Hi all! We’re Petricore, and we’re here to talk about our approach to the Dolby Step Up Your Sound Jam hosted by Playcrafting. Our team consisted of Oliver Awat on Design and Programming, Sean Sarmiento on Programming, and Karina Sinha on Audio.
We spent a decent amount of time coming up with ideas for what to make for this jam. Our ideas ranged from a ghost hunting game to a detective/spy themed game, but throughout it all we had a central idea of putting the game’s audio in the spotlight by tampering with what the player can see. Ultimately we decided on an endless driver-style game which combines with the game’s music tracks to give you a rhythm game experience, all while changing your perspective of the oncoming traffic. Don’t try this at home, kids!
A lot of game jams usually have a central theme for contestants to try to follow, but this jam was a little different. Instead of having a theme, we were tasked with making a game utilizing Dolby Atmos. If we were to utilize Dolby Atmos to its full potential, we had to make sure somewhere in the game we had spatial audio–or in our case, use spatial audio as the ‘theme.’
We had the team come together for a brainstorming session at the start of the jam. After considering a number of ideas–some good, some not–we decided to run with the idea of a “blind driving game” in which drivers would navigate a highway by sound clues. That game would later be titled Sound Haven Highway, a nod to the importance sound will play in the project.
On the gameplay side, our priority was to create a full looping game, so we limited our scope given the time constraints. If we finished early, we could always polish or add some smaller mechanics that would improve the game. The main game mechanics are a highway of cars coming at the player with lane switching for the player, a scoring system and a covering/blocking windshield or visuals.
Creating a highway was easy: it was just long strips for lanes with the player starting in the middle. Enemy cars spawn ahead of the player in a random lane, and the enemies would be the ones moving towards the player, this simulates the player driving without them moving at all and the need to create extra roads. That was, in my opinion, the easy part. To have the player change lanes, we implemented an instant lane swap function as in a subway surfer game. It was initiated by pressing ‘A’ or ‘D’; for testing purposes on PC while developing we used keyboard input and planned to create a touch version soon after. We made progress and got our touchscreen movement working. But contrary to our original plan, we tested a fluid movement system on a device with a touchscreen. We loved the drag a lot more as it made it feel a lot more natural as you don’t normally instant lane swap while driving.
With an endless driver, we needed a way to show progress. Initially, we decided to simply have the player’s score accumulate with time. Once you crashed, the game would be over. After some testing, we realized it was better for the player to have multiple lives to ensure the player could experience the later stages of the game. Since the game gets harder as it progresses, we gave the player a total of five lives. Originally, we had just a crash sound indicating the player crashed or hit another car. Although the game was audio-based, we knew that there had to be some sort of visual indication of a crash as well, so we added a big warning sign when you crashed: a smiley face and a fuel tank to which would serve to indicate the lives left.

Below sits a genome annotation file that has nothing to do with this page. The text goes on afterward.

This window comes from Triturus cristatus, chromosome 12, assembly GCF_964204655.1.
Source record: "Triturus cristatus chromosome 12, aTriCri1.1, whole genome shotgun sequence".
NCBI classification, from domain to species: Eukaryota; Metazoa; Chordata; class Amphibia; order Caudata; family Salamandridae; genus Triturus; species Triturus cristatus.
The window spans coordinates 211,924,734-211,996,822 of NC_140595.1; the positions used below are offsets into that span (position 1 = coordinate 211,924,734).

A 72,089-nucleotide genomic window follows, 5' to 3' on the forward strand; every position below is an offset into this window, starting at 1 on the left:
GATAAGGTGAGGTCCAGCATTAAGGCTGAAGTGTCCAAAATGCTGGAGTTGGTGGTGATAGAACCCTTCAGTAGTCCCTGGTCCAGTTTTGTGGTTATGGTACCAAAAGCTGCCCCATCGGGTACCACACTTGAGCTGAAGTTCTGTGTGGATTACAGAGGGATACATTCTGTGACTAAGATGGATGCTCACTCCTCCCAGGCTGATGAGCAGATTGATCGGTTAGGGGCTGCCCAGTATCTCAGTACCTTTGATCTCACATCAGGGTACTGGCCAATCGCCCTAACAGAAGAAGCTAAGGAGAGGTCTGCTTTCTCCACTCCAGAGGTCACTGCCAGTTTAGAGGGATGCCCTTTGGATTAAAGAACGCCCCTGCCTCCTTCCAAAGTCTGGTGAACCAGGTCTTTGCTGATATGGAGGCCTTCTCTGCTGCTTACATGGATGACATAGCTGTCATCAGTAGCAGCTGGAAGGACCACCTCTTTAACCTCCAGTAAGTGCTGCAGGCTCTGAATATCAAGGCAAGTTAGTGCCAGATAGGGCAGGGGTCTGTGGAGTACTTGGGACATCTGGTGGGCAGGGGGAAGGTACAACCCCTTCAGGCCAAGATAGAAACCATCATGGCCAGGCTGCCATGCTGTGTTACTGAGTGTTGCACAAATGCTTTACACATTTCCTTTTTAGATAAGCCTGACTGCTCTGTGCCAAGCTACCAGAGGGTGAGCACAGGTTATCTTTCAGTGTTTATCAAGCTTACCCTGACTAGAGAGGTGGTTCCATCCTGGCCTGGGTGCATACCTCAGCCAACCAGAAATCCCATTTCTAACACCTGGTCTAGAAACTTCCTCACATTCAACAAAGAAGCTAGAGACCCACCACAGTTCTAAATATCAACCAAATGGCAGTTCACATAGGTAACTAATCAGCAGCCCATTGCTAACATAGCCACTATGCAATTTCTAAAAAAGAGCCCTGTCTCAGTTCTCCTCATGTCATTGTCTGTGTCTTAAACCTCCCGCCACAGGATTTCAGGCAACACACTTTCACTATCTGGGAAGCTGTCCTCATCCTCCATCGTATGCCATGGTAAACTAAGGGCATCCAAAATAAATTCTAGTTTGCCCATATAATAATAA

Originally, we just had the screen zoom in on the middle console, then zoom to the steering wheel as a way to make the character ‘blind’ to the road. The fast-beat songs of the game’s track inspired us to create a fun screen-shake effect reminiscent of an arcade racing game.
Connecting the Visuals and Audio
With our game heavily relying on sound and music, we looked to tie each aspect of the game (visuals, gameplay, and overall design) to the backing track. We toyed with the idea of increasing and decreasing the tempo of the song based on how quickly the player was going. Keying when cars spawn and move based on the beat was a promising direction, although we eventually shifted over to a more tempered approach, tying the audio more broadly to changes in play as the player progresses through the game.
Since the original idea was to rely only on audio cues to determine how a player navigates around speeding cars, we didn’t do too much with the visuals. After some initial testing, however, it became clear that we would’ve had to introduce the idea of what playing the game entailed and slowly build up to that point when someone is just playing it off of sound cues alone. It’s from there that we came up with a navigation system which displays information as to where oncoming cars are. Starting with the more traditional view for a driving game, we took away more and more information from the player all the while keeping to the same backing beat that everything else is based on.
As for art, we decided to embrace a hand-drawn style for Sound Haven Highway. Basing everything on a magazine collage style (which we coined “Paper Mario but if it was a ransom note”), we found an aspect in which the audio can give life to the look of the game. Creating 2-4 frame animations for every asset, we used the ripped paper edges and the crinkles of each sprite as a means of evoking a sort of storybook-feel that ties everything together with each quarter, half, and full beat.
Incorporating Dolby Atmos
As we designed the game, Dolby Atmos’ 3D spatial audio immediately became a key part of our focus. Since our objective was to have the player rely less on the visuals and more on the audio, we needed the player to be aware of where, relative to them, other oncoming cars were. We used Atmos to get that precise spatial awareness set up and passed on to the player, and the results were quite promising.